By ANDREW NELSON, Staff Writer | Published February 18, 2023
ATLANTA—Scores of men and women came out in support of the Together for Life rally at the Georgia State Capitol.
The midday rally on Feb. 9 was organized by nine civic and faith groups, including the Archdiocese of Atlanta, in opposition to abortion and to promote a culture of life. Organizers called it “Georgia’s Largest Pro-Life Event.”
For two hours, in the South Wing of the state capitol building, speakers shared their experiences with aiding women recovering from abortions and their efforts to keep women from ending a pregnancy after the Supreme Court overturned its Roe vs. Wade decision in 2022.
Abortion opponents waved signs of “I am the Post-Roe Generation” and “Pray to End Abortion.” Scattered among the crowd were a few abortion rights supporters with competing signs “Regulate Guns NOT Women.”
Atlanta Bishop John N. Tran opened the event with prayer. He told people every time they celebrate a birthday, it’s not just about the individual but a reminder of the family they grew up in.
“God’s gift to us is life, but we know it’s only with the cooperation of our parents,” he said.
Catherine Davis, of the Restoration Project, said the reversal of the Roe decision made the work of abortion opponents vital.
Since the Supreme Court decision, abortion advocates are pushing medical abortions by making the pills to end a pregnancy available at pharmacies, she said. People must be active and vocal to stop those actions, she said.
“Our fight didn’t diminish, our fight expanded. Now we have to go state by state, legislature by legislature” to protect children in the womb, Davis said.
According to its website, the Restoration Project is focused on rebuilding families, promoting the sanctity of life and educational opportunities for the Black community.
More women have been turning to abortion in the country, an 8% increase from 2017, according to researchers. In Georgia in 2020, there were 41,620 abortions, which increased more than the national number, with a 14.6% increase.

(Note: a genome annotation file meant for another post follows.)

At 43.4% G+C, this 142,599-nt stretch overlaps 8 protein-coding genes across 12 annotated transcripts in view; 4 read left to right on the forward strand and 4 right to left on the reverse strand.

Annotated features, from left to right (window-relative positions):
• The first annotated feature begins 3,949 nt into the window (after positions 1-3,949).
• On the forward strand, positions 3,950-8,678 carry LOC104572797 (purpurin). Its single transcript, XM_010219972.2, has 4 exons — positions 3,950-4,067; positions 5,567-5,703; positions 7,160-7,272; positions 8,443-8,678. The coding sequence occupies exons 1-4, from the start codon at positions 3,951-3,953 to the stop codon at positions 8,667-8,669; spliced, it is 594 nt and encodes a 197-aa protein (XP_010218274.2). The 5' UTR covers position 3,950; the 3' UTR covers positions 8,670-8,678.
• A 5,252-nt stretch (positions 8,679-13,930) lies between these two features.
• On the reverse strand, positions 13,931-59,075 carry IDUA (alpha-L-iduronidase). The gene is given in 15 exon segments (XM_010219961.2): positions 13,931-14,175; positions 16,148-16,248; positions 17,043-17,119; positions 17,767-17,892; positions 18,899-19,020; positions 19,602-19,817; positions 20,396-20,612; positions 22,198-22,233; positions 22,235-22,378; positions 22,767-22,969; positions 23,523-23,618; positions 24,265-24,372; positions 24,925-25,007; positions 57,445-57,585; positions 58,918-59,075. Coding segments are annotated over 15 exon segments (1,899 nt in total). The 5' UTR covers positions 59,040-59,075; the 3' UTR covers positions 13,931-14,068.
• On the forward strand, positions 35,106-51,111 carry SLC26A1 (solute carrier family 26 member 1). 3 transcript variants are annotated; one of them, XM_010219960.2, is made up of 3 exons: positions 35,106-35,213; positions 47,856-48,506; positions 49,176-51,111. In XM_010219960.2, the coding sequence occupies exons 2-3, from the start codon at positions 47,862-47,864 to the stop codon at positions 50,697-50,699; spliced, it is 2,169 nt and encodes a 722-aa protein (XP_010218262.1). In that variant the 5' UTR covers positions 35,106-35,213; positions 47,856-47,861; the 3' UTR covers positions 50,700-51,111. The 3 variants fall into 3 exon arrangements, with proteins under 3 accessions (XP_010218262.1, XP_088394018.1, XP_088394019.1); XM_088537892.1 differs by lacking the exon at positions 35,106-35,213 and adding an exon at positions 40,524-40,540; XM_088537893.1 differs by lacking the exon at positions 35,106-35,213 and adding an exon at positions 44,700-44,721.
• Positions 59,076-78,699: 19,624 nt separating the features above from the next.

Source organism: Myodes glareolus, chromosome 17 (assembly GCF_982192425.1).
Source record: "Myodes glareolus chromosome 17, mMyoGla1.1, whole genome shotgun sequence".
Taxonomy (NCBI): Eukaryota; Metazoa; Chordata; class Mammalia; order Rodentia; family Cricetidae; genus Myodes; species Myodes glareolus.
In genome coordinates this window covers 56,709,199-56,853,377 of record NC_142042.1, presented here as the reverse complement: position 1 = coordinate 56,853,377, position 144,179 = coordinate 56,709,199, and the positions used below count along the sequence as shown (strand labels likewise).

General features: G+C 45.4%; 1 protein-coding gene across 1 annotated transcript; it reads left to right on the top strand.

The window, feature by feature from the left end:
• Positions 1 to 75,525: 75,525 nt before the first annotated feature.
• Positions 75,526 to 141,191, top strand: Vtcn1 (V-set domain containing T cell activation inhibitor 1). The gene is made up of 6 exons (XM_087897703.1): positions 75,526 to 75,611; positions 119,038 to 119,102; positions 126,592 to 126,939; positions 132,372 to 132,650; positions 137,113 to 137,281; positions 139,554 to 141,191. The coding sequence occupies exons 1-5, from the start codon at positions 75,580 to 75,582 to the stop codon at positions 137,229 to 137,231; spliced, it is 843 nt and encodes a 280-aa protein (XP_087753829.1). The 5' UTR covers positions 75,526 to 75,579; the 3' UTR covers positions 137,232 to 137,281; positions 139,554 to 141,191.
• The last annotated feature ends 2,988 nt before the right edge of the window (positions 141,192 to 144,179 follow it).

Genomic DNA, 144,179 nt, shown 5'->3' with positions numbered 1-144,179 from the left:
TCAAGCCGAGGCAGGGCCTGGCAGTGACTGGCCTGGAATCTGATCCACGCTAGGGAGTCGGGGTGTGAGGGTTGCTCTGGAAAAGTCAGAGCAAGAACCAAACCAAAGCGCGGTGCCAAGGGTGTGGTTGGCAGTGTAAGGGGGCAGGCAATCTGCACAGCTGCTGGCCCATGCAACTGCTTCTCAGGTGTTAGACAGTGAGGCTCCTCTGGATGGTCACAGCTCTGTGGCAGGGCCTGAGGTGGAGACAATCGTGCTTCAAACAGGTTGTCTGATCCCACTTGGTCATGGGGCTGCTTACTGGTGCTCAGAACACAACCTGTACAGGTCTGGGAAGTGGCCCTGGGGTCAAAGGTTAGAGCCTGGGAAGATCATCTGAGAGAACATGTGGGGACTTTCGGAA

Since the Supreme Court’s Dobbs vs. Jackson ruling, Georgia law allows for abortions up until a “detectable human heartbeat” is present, about six weeks of a pregnancy. Opponents of the law say many women do not know they are pregnant at that time.
Keri Ninness leads the Walking with Moms in Need ministry at St. Joseph Church, Marietta. She said the ministry, which is promoted by the U.S. Conference of Catholic Bishops, is proactive to anticipate needs of women and families, has resources to wrap around women and families seeking help and is committed to aiding mothers while they are pregnant and for years following.
Women are in great need and face many hurdles to overcome when they are pregnant, she said.
“We are saying the answer is not abortion,” she said. “We don’t think the answer to your pain is abortion.”
Ninness said groups committed to this cause need to connect with resources before the first call ever comes in from a woman. There needs to be contacts made with area schools, doctors and other places with care so women who are stressed do not scramble for themselves with nowhere to turn, she said. This effort must be geared toward the long term, starting while the woman is pregnant to last years into the future as birthdays are celebrated, Ninness said.
At the rally, there was little talk of legislative proposals to strengthen the safety net for pregnant woman or young families. The Georgia Catholic Conference is reviewing one idea backed by Gov. Brian Kemp. The governor is proposing a reform with HB 129 to make expectant mothers eligible for Temporary Assistance for Needy Families (TANF). Right now, only low-income families who have children receive the help, but the proposed reform will make women who are pregnant eligible for the assistance.